In the 1940s, members of the Hopi Tribe warned that of a series of global catastrophes would strike after nine omens occurred. These omens were a third world war, geologic disruption, hotter temperatures, drought and famine that would all contribute to the collapse of civilization. This prediction is from a legend known today as the Hopi Prophecy.
New Apocalypse theories are being born daily. Recent theories surround Obama’s presidency that something cataclysmic will occur when his presidency ends in 2012. Others fear asteroids. Astronomers are watching a 25 story asteroid that is said to be coming as close to as 18,000 miles away from Earth on Friday, April 13, 2029.
During the question and answer period, West Chester student Wyatt Jackson quoted Albert Einstein, who speculated that “If the bee disappeared off the surface of the globe, then man would only have four years of life left.” Recently, honey bee colonies have started to die off, abruptly and decisively. Millions of bees are abandoning their hives and flying off to die (they cannot survive as a colony without the queen, who is always left behind). There is a growing threat that America’s agriculture may be struck a mortal blow by the decrease in pollination.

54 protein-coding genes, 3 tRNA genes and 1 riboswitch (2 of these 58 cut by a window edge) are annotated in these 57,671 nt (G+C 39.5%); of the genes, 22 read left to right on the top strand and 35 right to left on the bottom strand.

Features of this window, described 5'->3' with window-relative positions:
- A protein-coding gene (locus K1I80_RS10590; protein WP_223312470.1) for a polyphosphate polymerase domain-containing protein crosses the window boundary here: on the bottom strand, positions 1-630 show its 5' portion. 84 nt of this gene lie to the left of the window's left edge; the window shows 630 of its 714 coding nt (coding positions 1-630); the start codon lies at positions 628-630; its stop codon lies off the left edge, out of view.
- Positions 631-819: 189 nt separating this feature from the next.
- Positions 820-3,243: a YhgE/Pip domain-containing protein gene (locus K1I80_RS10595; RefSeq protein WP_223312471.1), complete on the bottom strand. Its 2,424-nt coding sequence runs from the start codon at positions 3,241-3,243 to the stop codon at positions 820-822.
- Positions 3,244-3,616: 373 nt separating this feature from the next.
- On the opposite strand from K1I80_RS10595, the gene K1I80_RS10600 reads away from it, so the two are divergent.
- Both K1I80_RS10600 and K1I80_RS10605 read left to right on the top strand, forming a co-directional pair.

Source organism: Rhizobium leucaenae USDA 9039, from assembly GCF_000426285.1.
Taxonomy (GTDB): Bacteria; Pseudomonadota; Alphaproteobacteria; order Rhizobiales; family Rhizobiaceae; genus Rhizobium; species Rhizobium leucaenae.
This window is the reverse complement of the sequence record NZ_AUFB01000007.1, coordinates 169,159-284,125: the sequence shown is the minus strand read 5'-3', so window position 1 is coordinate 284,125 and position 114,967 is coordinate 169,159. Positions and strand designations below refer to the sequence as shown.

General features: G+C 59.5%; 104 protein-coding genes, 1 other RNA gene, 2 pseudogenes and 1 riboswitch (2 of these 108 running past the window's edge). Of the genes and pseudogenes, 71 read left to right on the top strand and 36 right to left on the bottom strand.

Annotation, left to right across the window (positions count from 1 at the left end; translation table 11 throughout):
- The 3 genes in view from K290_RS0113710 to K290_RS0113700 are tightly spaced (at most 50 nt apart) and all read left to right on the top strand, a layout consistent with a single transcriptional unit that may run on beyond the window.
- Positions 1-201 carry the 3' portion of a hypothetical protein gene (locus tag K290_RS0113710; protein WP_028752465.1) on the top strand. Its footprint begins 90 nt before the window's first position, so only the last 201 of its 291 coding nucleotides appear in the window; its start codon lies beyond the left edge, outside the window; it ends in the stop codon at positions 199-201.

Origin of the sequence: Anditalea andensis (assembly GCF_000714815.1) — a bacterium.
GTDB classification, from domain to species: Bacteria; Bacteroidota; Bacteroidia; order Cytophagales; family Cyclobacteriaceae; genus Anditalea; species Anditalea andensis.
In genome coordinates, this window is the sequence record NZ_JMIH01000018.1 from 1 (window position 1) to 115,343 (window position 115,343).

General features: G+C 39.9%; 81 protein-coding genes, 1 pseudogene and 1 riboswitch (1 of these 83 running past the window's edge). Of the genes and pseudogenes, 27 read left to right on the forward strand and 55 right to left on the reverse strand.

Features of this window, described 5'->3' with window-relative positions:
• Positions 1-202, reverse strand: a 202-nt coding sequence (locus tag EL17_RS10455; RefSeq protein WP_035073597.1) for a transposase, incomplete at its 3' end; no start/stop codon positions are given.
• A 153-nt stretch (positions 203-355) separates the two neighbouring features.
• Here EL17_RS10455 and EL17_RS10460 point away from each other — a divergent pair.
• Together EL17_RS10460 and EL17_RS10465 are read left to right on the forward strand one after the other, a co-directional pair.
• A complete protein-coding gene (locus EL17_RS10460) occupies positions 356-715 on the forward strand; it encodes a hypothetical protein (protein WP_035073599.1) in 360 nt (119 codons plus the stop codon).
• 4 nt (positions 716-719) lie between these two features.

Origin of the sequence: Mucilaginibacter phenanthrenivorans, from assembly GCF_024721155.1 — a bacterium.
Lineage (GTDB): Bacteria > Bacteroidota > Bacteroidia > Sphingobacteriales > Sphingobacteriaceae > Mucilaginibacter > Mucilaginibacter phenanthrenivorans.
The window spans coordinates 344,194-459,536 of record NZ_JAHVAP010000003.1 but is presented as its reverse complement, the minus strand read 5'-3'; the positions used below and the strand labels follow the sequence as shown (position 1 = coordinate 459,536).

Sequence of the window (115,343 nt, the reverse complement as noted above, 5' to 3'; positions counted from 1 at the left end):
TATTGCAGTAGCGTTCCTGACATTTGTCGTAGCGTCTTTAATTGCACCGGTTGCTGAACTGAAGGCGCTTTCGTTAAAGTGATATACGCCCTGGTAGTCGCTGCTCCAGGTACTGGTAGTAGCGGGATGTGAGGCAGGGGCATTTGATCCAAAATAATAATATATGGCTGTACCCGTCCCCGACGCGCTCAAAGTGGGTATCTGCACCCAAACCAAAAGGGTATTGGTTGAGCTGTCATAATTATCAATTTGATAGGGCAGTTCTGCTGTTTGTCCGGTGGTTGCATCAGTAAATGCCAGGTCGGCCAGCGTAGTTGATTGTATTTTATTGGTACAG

“We have to be concerned,” Bauerlein said, reminding students that humans and other animals are constantly killing off other species.
Another student asked how likely humans are to survive and apocalyptic era, are we tenacious enough? Bauerlein responded by saying, “Man has pretty innate intelligence to wreak havoc. how quickly are we to judge?”
After the discussion Cynthia Hackl, West Chester student and member of Contemporary Issues said, “It’s very devastating to me, the thought that it is in my lifetime and I don’t feel like I’ve gotten a good
enough chance to live my life. Time is very valuable in today’s society. I’d rather be judged by the merit of my character.”
Joli McCarthy is a third-year student majoring in English and minoring in journalism. She can be reached at JM625940@wcupa.edu.